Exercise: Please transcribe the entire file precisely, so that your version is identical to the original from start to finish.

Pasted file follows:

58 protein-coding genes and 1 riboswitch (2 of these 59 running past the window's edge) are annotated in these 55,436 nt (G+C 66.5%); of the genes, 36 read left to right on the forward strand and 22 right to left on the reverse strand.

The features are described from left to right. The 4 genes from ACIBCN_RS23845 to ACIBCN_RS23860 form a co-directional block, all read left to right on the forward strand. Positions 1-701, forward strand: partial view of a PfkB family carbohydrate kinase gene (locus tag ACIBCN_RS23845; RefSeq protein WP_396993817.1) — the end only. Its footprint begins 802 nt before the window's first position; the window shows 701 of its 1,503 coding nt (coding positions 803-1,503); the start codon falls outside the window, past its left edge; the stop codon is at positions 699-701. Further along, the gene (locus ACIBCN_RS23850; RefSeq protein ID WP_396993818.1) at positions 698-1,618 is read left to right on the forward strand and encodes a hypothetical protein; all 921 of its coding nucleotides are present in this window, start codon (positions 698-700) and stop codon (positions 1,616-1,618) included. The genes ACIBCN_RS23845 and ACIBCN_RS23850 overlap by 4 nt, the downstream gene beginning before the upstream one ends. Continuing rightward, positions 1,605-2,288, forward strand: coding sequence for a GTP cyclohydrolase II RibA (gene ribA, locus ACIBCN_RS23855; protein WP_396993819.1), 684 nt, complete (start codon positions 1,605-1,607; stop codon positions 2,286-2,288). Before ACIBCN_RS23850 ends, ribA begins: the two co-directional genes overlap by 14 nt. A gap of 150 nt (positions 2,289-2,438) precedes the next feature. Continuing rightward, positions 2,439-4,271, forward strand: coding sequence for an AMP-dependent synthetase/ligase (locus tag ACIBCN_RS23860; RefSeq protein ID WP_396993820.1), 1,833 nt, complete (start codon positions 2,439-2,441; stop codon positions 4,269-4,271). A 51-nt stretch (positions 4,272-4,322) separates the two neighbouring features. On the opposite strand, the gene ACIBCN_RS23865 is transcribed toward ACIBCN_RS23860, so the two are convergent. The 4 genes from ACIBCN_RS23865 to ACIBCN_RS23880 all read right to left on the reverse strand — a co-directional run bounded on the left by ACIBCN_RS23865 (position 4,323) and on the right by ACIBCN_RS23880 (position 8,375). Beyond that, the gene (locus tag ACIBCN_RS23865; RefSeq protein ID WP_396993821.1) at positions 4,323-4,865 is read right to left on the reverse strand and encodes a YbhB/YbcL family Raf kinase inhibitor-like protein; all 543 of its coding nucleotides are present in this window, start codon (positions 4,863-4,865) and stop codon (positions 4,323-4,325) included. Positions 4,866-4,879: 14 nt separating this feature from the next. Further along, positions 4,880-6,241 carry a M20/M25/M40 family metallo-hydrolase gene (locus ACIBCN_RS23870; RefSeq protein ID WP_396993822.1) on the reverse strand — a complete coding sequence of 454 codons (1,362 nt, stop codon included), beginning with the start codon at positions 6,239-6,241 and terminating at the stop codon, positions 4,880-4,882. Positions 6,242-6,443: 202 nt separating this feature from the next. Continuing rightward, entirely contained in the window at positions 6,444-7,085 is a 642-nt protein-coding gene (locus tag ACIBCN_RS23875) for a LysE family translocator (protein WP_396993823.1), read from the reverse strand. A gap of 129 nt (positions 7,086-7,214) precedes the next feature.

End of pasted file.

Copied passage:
58 protein-coding genes and 1 riboswitch (2 of these 59 running past the window's edge) are annotated in these 55,436 nt (G+C 66.5%); of the genes, 36 read left to right on the forward strand and 22 right to left on the reverse strand.

The features are described from left to right. The 4 genes from ACIBCN_RS23845 to ACIBCN_RS23860 form a co-directional block, all read left to right on the forward strand. Positions 1-701, forward strand: partial view of a PfkB family carbohydrate kinase gene (locus tag ACIBCN_RS23845; RefSeq protein WP_396993817.1) — the end only. Its footprint begins 802 nt before the window's first position; the window shows 701 of its 1,503 coding nt (coding positions 803-1,503); the start codon falls outside the window, past its left edge; the stop codon is at positions 699-701. Further along, the gene (locus ACIBCN_RS23850; RefSeq protein ID WP_396993818.1) at positions 698-1,618 is read left to right on the forward strand and encodes a hypothetical protein; all 921 of its coding nucleotides are present in this window, start codon (positions 698-700) and stop codon (positions 1,616-1,618) included. The genes ACIBCN_RS23845 and ACIBCN_RS23850 overlap by 4 nt, the downstream gene beginning before the upstream one ends. Continuing rightward, positions 1,605-2,288, forward strand: coding sequence for a GTP cyclohydrolase II RibA (gene ribA, locus ACIBCN_RS23855; protein WP_396993819.1), 684 nt, complete (start codon positions 1,605-1,607; stop codon positions 2,286-2,288). Before ACIBCN_RS23850 ends, ribA begins: the two co-directional genes overlap by 14 nt. A gap of 150 nt (positions 2,289-2,438) precedes the next feature. Continuing rightward, positions 2,439-4,271, forward strand: coding sequence for an AMP-dependent synthetase/ligase (locus tag ACIBCN_RS23860; RefSeq protein ID WP_396993820.1), 1,833 nt, complete (start codon positions 2,439-2,441; stop codon positions 4,269-4,271). A 51-nt stretch (positions 4,272-4,322) separates the two neighbouring features. On the opposite strand, the gene ACIBCN_RS23865 is transcribed toward ACIBCN_RS23860, so the two are convergent. The 4 genes from ACIBCN_RS23865 to ACIBCN_RS23880 all read right to left on the reverse strand — a co-directional run bounded on the left by ACIBCN_RS23865 (position 4,323) and on the right by ACIBCN_RS23880 (position 8,375). Beyond that, the gene (locus tag ACIBCN_RS23865; RefSeq protein ID WP_396993821.1) at positions 4,323-4,865 is read right to left on the reverse strand and encodes a YbhB/YbcL family Raf kinase inhibitor-like protein; all 543 of its coding nucleotides are present in this window, start codon (positions 4,863-4,865) and stop codon (positions 4,323-4,325) included. Positions 4,866-4,879: 14 nt separating this feature from the next. Further along, positions 4,880-6,241 carry a M20/M25/M40 family metallo-hydrolase gene (locus ACIBCN_RS23870; RefSeq protein ID WP_396993822.1) on the reverse strand — a complete coding sequence of 454 codons (1,362 nt, stop codon included), beginning with the start codon at positions 6,239-6,241 and terminating at the stop codon, positions 4,880-4,882. Positions 6,242-6,443: 202 nt separating this feature from the next. Continuing rightward, entirely contained in the window at positions 6,444-7,085 is a 642-nt protein-coding gene (locus tag ACIBCN_RS23875) for a LysE family translocator (protein WP_396993823.1), read from the reverse strand. A gap of 129 nt (positions 7,086-7,214) precedes the next feature.